Chicago/ Politics & Govt
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Published on April 22, 2024
High Court to Rule on Homelessness and Outdoor Sleeping Bans amidst Rising CrisisSource: Unsplash / {Nathan Dumlao}

The Supreme Court is set to make a crucial decision on whether bans on outdoor sleeping for the homeless are in violation of the Constitution when no shelter space is available. The high court's ruling, expected by the end of June, could shape the national approach to a homelessness crisis that, according to federal data reported by Fox32Chicago, is rising to its highest levels ever in the U.S. with a 12% increase.

Arguments on the contentious issue were heard by SCOTUS on Monday. The case, which is considered among the most critical the court has heard in years regarding homelessness, emanates from the rural town of Grants Pass, Oregon, which had been issuing fines of $295 for outdoor sleeping as a measure to manage homeless encampments, as reported by the Fox32Chicago. The rising cost of housing has forced many into these public spaces.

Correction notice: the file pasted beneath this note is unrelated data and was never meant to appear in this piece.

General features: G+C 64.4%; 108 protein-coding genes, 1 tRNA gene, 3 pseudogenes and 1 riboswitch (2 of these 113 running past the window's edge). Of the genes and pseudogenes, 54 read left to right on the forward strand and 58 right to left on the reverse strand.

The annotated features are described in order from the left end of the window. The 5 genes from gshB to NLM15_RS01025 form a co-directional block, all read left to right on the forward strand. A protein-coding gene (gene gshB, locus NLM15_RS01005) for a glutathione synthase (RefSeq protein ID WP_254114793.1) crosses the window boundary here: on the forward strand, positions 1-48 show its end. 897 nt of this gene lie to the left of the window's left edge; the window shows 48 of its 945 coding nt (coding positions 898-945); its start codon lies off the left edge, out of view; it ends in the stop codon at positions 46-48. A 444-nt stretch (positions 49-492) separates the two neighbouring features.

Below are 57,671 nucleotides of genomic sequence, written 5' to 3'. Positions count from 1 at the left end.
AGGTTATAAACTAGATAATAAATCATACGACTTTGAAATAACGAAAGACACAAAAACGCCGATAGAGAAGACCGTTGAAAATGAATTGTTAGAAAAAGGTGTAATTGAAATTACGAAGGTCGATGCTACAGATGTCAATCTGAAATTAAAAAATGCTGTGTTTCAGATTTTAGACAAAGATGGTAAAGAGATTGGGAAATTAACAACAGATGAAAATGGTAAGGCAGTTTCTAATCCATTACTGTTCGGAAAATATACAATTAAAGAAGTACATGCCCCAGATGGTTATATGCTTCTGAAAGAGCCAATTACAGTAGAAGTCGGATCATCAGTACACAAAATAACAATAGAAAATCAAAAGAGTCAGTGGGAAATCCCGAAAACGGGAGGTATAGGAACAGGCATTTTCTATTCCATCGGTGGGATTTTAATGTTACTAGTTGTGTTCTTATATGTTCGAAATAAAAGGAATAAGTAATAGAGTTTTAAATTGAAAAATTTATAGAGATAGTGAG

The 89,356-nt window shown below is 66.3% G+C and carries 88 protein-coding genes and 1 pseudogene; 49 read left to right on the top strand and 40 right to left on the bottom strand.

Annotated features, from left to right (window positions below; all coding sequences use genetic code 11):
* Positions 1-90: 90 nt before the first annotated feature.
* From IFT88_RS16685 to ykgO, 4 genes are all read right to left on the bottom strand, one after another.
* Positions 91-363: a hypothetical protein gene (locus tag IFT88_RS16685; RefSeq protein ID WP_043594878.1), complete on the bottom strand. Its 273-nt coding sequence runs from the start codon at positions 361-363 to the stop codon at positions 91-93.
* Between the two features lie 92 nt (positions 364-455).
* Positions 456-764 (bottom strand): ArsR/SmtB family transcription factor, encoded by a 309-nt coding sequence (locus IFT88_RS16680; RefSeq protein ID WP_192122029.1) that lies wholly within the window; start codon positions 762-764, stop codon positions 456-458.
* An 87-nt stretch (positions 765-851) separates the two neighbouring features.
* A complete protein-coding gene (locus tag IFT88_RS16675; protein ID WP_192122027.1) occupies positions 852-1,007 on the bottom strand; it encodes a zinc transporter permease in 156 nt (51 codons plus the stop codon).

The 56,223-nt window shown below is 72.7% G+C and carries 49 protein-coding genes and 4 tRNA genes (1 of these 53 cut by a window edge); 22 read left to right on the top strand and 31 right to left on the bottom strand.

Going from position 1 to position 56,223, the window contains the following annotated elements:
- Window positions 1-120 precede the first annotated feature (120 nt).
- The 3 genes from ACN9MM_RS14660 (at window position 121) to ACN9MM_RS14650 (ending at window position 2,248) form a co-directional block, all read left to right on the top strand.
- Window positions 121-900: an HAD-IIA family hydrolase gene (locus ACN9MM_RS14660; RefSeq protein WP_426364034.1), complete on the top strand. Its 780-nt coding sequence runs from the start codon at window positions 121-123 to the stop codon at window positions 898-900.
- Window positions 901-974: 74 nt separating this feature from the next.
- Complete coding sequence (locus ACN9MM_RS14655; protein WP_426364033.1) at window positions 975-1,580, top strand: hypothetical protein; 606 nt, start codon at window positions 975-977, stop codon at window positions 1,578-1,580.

In regions like California and other Western states, it has already been deemed unconstitutional by lower courts to penalize individuals for sleeping in homeless encampments when there’s no alternative shelter. This legal precedent puts the Justice Department and advocacy groups on a united front, asserting that cities should not punish those without a place to stay, a statement supported by various reports, including one from the Associated Press. Increasingly, these groups argue that making homelessness a punishable offense only exacerbates the issue.

However, this stance faces opposition from officials across the political spectrum who argue for the need to control encampments, which can present hazardous and unsanitary conditions. The Associated Press noted that a deadlock persists, where both Democratic and Republican officials find the growing crisis challenging to manage, especially as housing costs continue to climb. Hundreds of advocacy organizations counterargue, claiming punitive measures taken against the homeless only serve to intensify an already dire situation.